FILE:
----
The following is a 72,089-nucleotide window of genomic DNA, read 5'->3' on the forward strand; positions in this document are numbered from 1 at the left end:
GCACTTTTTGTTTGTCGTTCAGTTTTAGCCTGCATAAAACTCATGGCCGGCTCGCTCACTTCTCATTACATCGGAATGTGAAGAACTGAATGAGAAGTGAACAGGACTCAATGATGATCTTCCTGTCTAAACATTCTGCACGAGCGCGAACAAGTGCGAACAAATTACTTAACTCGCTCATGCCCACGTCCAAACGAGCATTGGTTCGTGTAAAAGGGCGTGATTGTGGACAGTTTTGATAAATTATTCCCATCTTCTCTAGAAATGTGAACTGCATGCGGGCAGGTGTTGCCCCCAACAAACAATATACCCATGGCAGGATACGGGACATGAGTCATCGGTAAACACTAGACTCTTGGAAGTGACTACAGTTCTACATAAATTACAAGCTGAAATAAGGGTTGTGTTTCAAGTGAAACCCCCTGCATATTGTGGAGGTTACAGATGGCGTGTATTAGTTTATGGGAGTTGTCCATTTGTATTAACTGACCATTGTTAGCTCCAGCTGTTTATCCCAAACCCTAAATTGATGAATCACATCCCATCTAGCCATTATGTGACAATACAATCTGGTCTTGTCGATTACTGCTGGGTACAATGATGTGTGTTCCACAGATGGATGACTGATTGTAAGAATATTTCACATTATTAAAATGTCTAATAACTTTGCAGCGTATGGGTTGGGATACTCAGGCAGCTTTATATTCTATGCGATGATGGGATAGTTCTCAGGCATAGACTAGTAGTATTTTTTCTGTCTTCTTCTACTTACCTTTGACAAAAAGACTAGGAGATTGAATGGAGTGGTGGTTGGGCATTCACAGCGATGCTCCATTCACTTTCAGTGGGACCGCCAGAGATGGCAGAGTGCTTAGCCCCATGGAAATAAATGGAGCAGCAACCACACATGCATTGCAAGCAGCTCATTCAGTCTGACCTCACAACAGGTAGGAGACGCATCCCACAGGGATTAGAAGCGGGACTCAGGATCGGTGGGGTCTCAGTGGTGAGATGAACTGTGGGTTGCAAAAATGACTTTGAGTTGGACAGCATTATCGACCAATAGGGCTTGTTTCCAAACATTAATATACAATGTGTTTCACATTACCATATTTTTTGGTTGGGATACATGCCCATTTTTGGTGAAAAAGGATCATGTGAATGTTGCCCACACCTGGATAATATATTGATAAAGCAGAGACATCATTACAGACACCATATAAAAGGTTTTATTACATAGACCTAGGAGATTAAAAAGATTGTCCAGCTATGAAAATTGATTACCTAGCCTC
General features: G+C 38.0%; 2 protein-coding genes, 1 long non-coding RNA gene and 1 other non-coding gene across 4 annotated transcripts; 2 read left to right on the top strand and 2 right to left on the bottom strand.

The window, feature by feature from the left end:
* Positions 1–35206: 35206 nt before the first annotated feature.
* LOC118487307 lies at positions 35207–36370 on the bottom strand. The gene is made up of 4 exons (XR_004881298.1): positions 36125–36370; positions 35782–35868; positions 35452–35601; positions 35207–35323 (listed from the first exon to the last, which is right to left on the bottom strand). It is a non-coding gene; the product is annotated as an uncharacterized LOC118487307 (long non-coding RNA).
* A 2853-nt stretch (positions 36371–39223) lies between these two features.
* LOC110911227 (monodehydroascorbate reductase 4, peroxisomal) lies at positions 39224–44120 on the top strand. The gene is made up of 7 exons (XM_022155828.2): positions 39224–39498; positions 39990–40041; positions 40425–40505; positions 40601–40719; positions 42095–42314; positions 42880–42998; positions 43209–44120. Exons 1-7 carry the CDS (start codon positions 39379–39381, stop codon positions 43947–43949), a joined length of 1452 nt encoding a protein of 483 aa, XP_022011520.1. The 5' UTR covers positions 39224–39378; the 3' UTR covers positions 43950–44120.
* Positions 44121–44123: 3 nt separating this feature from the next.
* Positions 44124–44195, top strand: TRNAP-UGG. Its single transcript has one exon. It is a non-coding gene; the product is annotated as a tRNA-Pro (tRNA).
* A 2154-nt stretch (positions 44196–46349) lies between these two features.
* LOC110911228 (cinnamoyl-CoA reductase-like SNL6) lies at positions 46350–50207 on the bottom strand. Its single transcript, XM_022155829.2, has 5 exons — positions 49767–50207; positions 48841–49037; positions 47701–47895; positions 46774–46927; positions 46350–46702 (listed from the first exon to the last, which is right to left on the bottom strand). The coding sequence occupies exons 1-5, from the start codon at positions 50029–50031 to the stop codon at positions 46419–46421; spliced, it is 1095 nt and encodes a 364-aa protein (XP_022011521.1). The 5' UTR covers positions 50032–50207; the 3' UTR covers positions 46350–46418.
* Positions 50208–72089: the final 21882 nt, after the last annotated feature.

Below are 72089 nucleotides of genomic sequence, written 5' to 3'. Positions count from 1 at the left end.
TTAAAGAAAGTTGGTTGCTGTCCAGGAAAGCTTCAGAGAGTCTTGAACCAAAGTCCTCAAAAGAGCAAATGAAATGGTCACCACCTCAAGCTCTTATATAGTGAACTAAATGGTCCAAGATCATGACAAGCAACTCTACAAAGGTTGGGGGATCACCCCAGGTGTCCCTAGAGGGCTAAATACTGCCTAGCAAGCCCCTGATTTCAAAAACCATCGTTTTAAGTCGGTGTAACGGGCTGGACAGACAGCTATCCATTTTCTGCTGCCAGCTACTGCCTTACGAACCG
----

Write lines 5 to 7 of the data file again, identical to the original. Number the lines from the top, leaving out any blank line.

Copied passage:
* Positions 1–35206: 35206 nt before the first annotated feature.
* LOC118487307 lies at positions 35207–36370 on the bottom strand. The gene is made up of 4 exons (XR_004881298.1): positions 36125–36370; positions 35782–35868; positions 35452–35601; positions 35207–35323 (listed from the first exon to the last, which is right to left on the bottom strand). It is a non-coding gene; the product is annotated as an uncharacterized LOC118487307 (long non-coding RNA).
* A 2853-nt stretch (positions 36371–39223) lies between these two features.